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Women improve access to birth control

Published Apr 30, 2009 7:26 PM

Another success has been achieved in the campaign to make emergency contraceptive (EC) available to all women who need it.

On April 22, the Food and Drug Administration, adhering to a court mandate, negated a prior Bush administration policy. The FDA agreed to expand availability of nonprescription “morning-after” contraceptive pills to 17-year-olds. This lowers it from the 18-year-old requirement, which was itself a concession wrested from the FDA in 2006.

On March 23, U.S. District Court Judge Edward R. Korman ruled that nonprescription EC must be made accessible to all 17-year-olds within 30 days of his decision and that the FDA should assess lifting all age restrictions. He said “former FDA officials” had used “political considerations, delays and implausible justifications, to hold up over-the-counter sale of the birth control drug.” He cited “pressure emanating from the [Bush] White House.” (findlaw.com)

This victory reflects the strong organizing by reproductive rights, women’s and civil liberties organizations that have fought hard for years against the ultraright to win FDA approval of widely accessible, emergency birth control. This history is rife with struggle that included organized demonstrations, petitions, phone and e-mail campaigns, and lawsuits.

The struggle began in 2001, when the Association of Reproductive Health Professions and 65 other organizations petitioned the FDA to make EC nationally accessible without age limits.

The FDA stalled and then refused to do so in 2004 and 2006, despite its own scientists’ advice and expert panels’ votes for unrestricted EC availability for women of all ages. The agency violated its own internal procedures, in collusion with the insidious right wing in and out of the FDA (and in the White House!), which was pursuing an anti-birth-control agenda and sought to curtail women’s rights.

In 2006, after enormous legal and mass pressure, when congressional members even refused to approve a new FDA chief, the agency agreed that women of 18 and over could obtain nonprescription EC at drugstores. But as a concession to the ultraright, the FDA refused to extend this medical right to younger women. Pro-choice groups hailed the decision, but they saw it as only a partial victory, as it discriminated against youth.

The recent court decision was in the case of Tummino v. von Eschenbach—the FDA chief—that the Center for Reproductive Rights filed in 2005. It called for “unrestricted over-the-counter access [to EC] for all women.” Plaintiffs included the Association of Reproductive Health Professionals, the National Latina Institute for Reproductive Health, activists in the Morning-After Pill Conspiracy, parents and CRR itself. The Center for Constitutional Rights also represents some of the plaintiffs in this lawsuit.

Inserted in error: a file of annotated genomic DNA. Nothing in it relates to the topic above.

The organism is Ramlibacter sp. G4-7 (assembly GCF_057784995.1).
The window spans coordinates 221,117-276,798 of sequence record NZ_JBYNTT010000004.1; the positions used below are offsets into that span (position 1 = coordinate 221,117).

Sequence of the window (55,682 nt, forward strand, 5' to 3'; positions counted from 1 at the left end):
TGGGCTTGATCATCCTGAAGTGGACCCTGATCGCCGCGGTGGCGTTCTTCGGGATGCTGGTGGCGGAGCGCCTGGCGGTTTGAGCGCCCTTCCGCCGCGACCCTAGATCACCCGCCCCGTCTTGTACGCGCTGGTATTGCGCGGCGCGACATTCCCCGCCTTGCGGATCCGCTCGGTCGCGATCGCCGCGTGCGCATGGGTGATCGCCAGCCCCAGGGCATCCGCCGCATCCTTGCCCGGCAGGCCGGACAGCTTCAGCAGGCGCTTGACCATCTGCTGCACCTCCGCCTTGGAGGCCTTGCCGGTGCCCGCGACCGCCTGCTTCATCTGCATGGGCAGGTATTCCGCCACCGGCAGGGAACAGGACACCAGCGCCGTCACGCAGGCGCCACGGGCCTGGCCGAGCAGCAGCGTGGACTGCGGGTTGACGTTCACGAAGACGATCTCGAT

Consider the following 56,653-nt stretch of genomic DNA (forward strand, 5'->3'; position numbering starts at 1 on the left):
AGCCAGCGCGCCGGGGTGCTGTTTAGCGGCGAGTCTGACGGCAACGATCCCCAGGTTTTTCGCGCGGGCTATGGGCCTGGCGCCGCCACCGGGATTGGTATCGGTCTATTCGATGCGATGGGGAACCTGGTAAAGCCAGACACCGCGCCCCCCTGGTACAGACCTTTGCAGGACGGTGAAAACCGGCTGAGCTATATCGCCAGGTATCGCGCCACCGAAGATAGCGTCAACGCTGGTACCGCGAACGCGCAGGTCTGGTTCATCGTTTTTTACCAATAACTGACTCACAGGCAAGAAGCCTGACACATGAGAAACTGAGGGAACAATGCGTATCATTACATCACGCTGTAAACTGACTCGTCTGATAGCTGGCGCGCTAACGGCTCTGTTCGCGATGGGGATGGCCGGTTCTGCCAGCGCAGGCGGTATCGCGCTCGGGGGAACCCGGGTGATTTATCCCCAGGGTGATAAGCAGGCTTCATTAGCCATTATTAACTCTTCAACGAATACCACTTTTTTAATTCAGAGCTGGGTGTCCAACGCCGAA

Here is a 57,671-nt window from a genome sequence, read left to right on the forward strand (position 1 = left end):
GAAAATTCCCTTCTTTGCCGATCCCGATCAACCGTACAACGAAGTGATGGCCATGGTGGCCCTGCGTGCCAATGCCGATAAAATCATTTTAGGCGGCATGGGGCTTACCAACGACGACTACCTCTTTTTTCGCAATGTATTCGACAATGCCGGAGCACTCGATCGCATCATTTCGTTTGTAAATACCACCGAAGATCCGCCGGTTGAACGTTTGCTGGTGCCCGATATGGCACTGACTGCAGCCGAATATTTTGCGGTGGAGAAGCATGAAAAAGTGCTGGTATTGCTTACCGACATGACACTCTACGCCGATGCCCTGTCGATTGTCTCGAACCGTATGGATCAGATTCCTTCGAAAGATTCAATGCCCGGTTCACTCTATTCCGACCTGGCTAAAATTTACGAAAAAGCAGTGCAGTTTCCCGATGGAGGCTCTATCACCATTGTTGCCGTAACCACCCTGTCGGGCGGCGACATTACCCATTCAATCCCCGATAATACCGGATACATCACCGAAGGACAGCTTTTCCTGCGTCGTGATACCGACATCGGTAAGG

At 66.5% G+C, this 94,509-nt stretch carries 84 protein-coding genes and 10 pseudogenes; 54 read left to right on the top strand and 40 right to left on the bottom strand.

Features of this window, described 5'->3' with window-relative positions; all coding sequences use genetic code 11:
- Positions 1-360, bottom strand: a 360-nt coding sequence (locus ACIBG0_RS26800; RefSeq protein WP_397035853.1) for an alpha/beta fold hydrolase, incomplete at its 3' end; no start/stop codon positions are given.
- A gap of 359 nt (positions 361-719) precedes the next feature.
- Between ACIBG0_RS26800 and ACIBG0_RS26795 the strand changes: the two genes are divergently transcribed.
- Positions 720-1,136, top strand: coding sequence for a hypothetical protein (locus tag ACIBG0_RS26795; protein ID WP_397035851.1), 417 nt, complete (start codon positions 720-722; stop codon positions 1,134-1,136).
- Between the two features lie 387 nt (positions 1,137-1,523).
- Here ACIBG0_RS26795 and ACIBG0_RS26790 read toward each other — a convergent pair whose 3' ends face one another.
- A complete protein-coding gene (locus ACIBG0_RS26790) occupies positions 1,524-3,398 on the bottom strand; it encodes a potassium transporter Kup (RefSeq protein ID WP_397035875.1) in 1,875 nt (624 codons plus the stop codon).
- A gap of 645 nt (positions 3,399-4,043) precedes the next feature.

The CRR charged the FDA with violating women’s rights to privacy and equal protection, and with discriminating against women. The suit cited internal FDA memos supporting over-the-counter EC for women of all ages. (ccrjustice.org)

Pro-choice, legal and medical organizations hailed the recent court decision as a nationwide victory for women, and for reproductive rights and contraceptive access, which also sends a message that medical decisions must be based on science, not right-wing ideology.

Annie Tummino, lead plaintiff and Morning-After Pill Conspiracy Coalition coordinator, who got arrested in this struggle for “Plan B” (EC's brand name), said, “We are thrilled that immediate access to the Morning-After Pill will be expanded for younger women and that the FDA will have to reconsider whether Plan B should be approved without any restrictions.” (mapconspiracy.org)

The U.S. has the highest rate of youth pregnancy among industrialized countries. One in three women under 20 becomes pregnant; 80 percent of these pregnancies are unplanned. (New York Times, April 22) Easy and quick availability of EC without prescription requirements is crucial. To be effective in preventing pregnancy, this strong dose of birth control pills must be taken within 72 hours of sexual relations. Pro-choice activists say that EC decreases unplanned pregnancies and abortions.

Age limitations for this medication end up discriminating against not only young women, but also those from nationally oppressed communities, low-income families and those in rural areas. When pharmacies keep EC behind counters and require identification to purchase it, or harass women, it is intimidating.

EC should be available to women of all ages—on demand—with no restrictions or obstacles, in every drugstore and health care facility. It’s a basic health care right.

Erin Mahoney, another plaintiff in the Tummino lawsuit, stressed: “In the streets and in court, women have been fighting for unrestricted access to the morning-after pill for years. We will keep fighting until the FDA does the right thing and allows all women to have access to [it] without any restrictions.” (mapconspiracy.org)